A few days after he was elected president of South Africa, I wrote to Cyril Ramaphosa, with whom I worked in the trade unions in the 1980s, and urged him to review the bankrupt policy of cadre deployment used by the ruling ANC since it won in 1994.
To criticise this specific policy is not in the least to suggest that the ANC must not deploy its cadres to posts in state, government and parastatals. That would be both unrealistic and naïve. No, what is palpably and in fact tragically clear for all to see after 24 years in office is that often the quality of the members the ANC has deployed has been abysmally poor, resulting in the evident malfunctioning and poor performance at every level of government and in every parastatal since 1994.
There has been an avalanche of poor and incompetent administration in all areas of the state and at virtually all levels of government and in all parastatals, to a greater or lesser extent.
The media has reported on these matters since 1994. The print media, in particular, has exposed a deeply embarrassing and glaring litany of flagrant incompetency in the ANC government.
But it extends also to various public institutions, such as hospitals and schools. From all levels of government to these institutions, the lack of suitably qualified staff has been sorely evident.
This is partly why the ANC government has had a hostile attitude towards the media. It hates its dirty linen to be washed in public.
But the problems began, in fact, long before the ANC took office in 1994. It began with its 1992 document, Ready to Govern, which misled its own members and the public at large.
The hard and irrefutable fact - especially in the light of the notoriously poor performance in government - is that the ANC was nowhere near ready to govern when it assumed office in 1994.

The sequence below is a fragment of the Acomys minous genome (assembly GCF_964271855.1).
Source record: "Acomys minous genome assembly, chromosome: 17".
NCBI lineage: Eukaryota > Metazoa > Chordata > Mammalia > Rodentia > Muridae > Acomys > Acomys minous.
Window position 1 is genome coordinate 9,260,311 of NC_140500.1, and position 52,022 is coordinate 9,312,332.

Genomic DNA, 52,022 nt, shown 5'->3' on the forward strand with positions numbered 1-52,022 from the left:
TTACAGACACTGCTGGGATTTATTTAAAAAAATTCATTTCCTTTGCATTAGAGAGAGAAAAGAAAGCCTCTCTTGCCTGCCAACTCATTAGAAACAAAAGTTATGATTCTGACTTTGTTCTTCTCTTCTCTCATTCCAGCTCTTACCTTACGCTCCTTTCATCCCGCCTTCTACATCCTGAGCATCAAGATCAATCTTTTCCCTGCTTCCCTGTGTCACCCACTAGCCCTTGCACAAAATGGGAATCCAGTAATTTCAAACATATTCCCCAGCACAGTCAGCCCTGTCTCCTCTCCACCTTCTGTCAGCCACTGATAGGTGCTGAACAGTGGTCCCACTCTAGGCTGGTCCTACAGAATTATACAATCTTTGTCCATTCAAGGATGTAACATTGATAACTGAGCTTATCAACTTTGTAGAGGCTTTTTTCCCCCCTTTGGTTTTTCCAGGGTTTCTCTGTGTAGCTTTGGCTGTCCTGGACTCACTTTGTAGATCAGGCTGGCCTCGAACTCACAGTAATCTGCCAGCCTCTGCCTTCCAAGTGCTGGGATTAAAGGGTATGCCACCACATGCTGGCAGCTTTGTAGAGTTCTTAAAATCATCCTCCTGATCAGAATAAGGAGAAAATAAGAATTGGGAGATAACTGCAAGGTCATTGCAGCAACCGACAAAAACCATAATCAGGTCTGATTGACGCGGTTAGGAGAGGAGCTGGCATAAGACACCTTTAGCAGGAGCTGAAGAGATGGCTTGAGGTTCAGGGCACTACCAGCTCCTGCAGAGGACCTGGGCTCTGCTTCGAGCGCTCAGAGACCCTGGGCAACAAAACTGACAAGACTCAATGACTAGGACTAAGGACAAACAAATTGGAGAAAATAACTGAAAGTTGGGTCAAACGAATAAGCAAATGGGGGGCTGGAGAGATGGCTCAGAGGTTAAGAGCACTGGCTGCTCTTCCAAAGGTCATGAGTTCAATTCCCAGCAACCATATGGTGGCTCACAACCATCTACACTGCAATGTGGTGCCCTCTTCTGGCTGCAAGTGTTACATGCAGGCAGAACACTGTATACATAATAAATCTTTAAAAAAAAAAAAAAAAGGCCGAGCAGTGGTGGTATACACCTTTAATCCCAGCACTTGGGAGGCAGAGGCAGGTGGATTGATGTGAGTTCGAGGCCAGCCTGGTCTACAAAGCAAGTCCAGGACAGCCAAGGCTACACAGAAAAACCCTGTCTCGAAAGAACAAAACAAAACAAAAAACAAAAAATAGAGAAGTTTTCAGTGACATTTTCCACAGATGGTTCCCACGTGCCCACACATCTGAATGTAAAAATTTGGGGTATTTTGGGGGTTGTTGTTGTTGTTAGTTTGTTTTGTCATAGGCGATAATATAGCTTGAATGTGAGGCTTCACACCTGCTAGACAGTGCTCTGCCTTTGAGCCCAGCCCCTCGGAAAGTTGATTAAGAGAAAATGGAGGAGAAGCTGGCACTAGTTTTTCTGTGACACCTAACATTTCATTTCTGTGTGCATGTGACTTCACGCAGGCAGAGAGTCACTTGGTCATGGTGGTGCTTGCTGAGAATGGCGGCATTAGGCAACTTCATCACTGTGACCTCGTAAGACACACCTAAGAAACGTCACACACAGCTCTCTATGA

The ANC was too preoccupied between 1990 and 1994 with negotiations, the technicalities involved therein, its relations with the then ruling apartheid Nationalist Party and re-establishing itself inside the country. Though this was to some extent unavoidable due to the exigencies of the period, it paid little attention to what would be required for it to govern effectively and efficiently after the 1994 elections, especially when its resounding victory was inevitable.
Cadre deployment is ultimately political decisions which are not taken in the light of what the fulfilment of tasks in posts would require in the form of skills, qualifications and experience.
One look at the CVs of ministers, mayors and premiers the ANC has appointed since 1994 will make it very clear why such political deployments had little, if anything, to do with whether or not such appointees were really suitable and capable of adequately fulfilling the related tasks.
I recall Ronnie Kasrils telling me how he questioned his appointment as minister of water affairs by former president Thabo Mbeki.
He tried in vain to tell Mbeki that he knew nothing about water.
To run a government in this day and age requires wide-ranging skills and capabilities which many or most ANC cadres in government evidently lacked.
Nothing revealed the miserable paucity of such skills and capabilities more than ANC MPs and especially ministers since 1994.
Probably nowhere was this more evident that when ministers and other ANC leaders were interviewed on television. I argue that even with political appointments formal educational qualifications are important to consider, which means that such appointments ideally should not be uninterested in such qualifications and should in fact require them for certain appointments.